Do the math. For 11 men who carried off a successful raid on a casino in Ocean’s Eleven (2001) and then swelled their numbers through the two sequels, the spin-off movie has only eight confidence tricksters.
Perhaps the world isn’t ready yet for a movie with 14 female leads. Or perhaps the story writers of Ocean’s Eight could not stretch their imagination far enough.
Be that as it may. Gary Ross’s movie features a talented bunch of women who defy the notion that women are unable to use their brains and must resort to their bodies to get their hands on ill-begotten lucre. As Debbie Ocean (Sandra Bullock) says in a movie that is low on memorable lines, somewhere out there is a young girl dreaming of being a criminal.
Debbie is the estranged sister of George Clooney’s Daniel Ocean who may or may not be dead, leading to the expectation that he will pop up in a star cameo. Debbie earns parole after a thoroughly insincere interview to prison authorities in which she promises to stick to the straight and narrow, only to trick her way into a luxury hotel minutes after being sprung out. Bad acting, or rather, putting on an appearance for the benefit of others, is one of the better ideas in Ocean’s Eight, and it works beautifully in the case of Anne Hathaway’s frothy socialite, whose elegant neck (“the best in the world”) proves very useful.
Debbie has spent her five-year jail term thinking of the perfect swindle, and it involves raiding the prestigious Met Gala in New York City and making off with a prized Cartier necklace that actress Daphne (Hathaway) will wear to the event. Debbie’s crew comprises old collaborator Lou (Cate Blanchett), fashion designer Rose (Helena Bonham-Carter), hacker Nine Ball (Rihanna), jewellery maker Amita (Mindy Kaling), pickpocket Constance (Awkafina) and suburban housewife and closet thief Tammy (Sarah Paulson).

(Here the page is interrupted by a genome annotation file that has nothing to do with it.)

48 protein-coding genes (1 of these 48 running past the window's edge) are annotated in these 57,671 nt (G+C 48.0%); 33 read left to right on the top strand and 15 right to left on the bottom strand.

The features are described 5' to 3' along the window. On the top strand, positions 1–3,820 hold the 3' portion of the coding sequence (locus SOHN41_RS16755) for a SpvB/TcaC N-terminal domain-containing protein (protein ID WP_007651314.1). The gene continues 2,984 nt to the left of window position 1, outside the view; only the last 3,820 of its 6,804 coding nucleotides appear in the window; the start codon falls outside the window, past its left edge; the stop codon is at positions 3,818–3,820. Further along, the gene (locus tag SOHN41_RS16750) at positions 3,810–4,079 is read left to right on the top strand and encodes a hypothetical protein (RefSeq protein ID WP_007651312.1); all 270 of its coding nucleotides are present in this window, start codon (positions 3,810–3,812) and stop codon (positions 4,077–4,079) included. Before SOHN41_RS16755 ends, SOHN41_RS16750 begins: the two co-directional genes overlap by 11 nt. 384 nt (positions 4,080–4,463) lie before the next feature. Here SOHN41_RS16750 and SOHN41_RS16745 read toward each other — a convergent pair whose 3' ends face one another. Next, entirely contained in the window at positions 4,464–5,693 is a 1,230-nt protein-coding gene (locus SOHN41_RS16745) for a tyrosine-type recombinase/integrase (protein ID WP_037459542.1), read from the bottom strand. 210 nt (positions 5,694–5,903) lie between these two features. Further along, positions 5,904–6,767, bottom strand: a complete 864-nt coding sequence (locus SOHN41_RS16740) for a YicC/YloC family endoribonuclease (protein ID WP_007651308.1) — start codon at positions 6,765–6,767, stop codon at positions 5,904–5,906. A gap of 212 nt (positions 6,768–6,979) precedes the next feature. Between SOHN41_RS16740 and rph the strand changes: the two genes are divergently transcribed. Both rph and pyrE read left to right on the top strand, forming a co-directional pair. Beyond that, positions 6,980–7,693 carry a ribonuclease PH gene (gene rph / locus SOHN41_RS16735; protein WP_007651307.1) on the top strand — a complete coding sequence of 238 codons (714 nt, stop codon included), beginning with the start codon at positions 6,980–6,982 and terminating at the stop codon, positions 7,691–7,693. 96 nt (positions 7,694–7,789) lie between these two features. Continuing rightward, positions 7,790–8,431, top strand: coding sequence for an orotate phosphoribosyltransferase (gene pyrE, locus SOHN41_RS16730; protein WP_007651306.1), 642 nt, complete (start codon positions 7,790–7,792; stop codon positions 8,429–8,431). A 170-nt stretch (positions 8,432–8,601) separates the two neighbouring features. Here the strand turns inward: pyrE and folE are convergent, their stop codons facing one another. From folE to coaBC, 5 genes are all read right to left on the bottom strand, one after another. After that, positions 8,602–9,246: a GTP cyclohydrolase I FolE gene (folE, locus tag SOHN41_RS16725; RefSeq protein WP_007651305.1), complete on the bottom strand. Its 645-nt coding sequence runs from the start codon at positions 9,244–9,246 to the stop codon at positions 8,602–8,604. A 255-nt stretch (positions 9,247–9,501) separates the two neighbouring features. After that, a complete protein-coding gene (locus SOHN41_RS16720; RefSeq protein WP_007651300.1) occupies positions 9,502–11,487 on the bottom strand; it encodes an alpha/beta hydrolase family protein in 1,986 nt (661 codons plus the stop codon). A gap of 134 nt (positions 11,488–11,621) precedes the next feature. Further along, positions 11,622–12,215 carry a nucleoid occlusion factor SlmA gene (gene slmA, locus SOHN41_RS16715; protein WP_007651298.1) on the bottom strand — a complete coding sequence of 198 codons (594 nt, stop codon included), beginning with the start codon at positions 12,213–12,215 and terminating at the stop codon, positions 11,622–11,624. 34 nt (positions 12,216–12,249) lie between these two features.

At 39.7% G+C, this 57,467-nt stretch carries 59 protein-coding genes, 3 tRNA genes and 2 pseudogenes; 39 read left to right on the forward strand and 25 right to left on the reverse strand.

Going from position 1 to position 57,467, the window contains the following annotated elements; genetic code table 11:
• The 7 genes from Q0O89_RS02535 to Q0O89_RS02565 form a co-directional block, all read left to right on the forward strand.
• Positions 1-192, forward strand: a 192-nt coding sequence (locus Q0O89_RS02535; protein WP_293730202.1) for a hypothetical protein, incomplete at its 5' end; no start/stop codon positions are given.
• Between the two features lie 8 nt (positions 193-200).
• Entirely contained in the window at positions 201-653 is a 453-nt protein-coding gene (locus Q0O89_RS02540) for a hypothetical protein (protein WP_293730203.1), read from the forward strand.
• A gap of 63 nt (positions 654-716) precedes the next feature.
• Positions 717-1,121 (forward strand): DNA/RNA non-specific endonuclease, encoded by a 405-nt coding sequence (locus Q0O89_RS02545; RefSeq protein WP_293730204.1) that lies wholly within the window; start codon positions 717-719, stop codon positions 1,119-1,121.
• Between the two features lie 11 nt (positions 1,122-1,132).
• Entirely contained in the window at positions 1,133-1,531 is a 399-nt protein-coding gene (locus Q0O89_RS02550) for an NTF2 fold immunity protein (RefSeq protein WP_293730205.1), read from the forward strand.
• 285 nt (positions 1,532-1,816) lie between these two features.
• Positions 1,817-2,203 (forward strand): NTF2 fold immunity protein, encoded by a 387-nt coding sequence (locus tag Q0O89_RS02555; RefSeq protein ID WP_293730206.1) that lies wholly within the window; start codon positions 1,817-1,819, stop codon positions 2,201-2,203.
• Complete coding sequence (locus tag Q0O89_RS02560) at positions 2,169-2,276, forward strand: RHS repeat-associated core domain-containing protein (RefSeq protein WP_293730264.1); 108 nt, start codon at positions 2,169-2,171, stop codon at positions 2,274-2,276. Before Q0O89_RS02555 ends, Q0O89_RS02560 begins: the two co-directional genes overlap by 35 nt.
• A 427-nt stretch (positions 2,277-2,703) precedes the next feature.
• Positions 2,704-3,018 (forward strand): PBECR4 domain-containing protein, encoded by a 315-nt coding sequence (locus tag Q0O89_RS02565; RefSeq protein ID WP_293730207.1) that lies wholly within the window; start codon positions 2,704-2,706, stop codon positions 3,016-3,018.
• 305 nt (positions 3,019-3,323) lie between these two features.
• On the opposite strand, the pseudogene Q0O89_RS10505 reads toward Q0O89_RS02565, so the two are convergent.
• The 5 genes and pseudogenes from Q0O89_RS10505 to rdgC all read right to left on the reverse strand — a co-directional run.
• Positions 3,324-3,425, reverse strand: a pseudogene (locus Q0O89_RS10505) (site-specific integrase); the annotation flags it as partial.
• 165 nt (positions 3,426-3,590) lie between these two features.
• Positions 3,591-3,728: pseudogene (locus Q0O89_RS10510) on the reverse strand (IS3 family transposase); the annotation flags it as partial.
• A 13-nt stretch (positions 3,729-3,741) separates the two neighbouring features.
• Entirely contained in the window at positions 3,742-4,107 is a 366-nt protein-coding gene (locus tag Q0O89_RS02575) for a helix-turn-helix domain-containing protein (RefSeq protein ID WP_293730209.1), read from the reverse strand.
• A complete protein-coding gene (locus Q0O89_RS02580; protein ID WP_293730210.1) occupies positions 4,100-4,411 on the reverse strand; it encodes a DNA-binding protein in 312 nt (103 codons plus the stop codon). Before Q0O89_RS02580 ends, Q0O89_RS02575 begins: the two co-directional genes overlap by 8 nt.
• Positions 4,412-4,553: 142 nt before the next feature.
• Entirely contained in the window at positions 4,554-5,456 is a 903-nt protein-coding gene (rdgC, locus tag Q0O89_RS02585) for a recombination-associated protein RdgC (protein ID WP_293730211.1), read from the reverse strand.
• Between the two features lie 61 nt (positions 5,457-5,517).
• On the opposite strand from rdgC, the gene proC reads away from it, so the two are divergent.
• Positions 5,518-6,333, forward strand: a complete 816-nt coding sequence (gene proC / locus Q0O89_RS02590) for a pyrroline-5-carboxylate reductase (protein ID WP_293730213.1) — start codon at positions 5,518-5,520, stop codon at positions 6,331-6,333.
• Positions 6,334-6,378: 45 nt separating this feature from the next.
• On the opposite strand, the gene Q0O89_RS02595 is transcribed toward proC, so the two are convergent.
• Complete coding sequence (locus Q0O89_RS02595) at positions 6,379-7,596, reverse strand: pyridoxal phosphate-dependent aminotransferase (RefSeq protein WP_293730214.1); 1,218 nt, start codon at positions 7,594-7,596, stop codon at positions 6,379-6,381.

Do the math: who’s the eighth of the title? The movie poster is a giveaway, and the twist is barely convincing, as is the ease with which Debbie and her gang inveigle themselves into the Met Gala under the noses of the museum management and Vogue editor and ball host Anna Wintour (playing herself).
The meat is in the heist itself, which should have and would have been the movie’s centerpiece if director Gary Ross and co-writer Olivia Milch had resisted the extended coda. This involves a suspicious insurance investigator (James Corden), whose probe gives the movie a second ending, one even less credulous that the identity of the eighth con.
The recruitment scenes are a throwback to Steven Soderbergh’s highly enjoyably movie, and the “this time it’s personal” angle also mirrors the original in the form of an ex-boyfriend (Richard Armitage) who is responsible for Debbie’s incarceration. The spin-off project labours in the shadow of the original movie, and lacks the zingy dialogue, casual humour, and visual pizzazz achieved by Soderbergh. Although some of the cast members have barely anything to do, such as Cate Blanchett, who would have made a better Debbie Ocean that Sandra Bullock, and Helena Bonham-Carter, who disappears from view after setting the plot into motion, all the actresses are at their professional best.
Sandra Bullock’s preternatural calm doesn’t translate as well as it could have, although her German is far better than Mindy Kaling’s Hindi accent. Memorable among the others is Helena Bonham-Carter’s scatter-brained designer, Sarah Paulson’s quietly effective worker, and Rihanna’s hacker. But the movie belongs to Anne Hathaway, who juices humour out of her character’s shallowness in every one of her scenes. Hathaway carries off the movie’s most successful heist: she steals the show from under the noses of Debbie Ocean and company.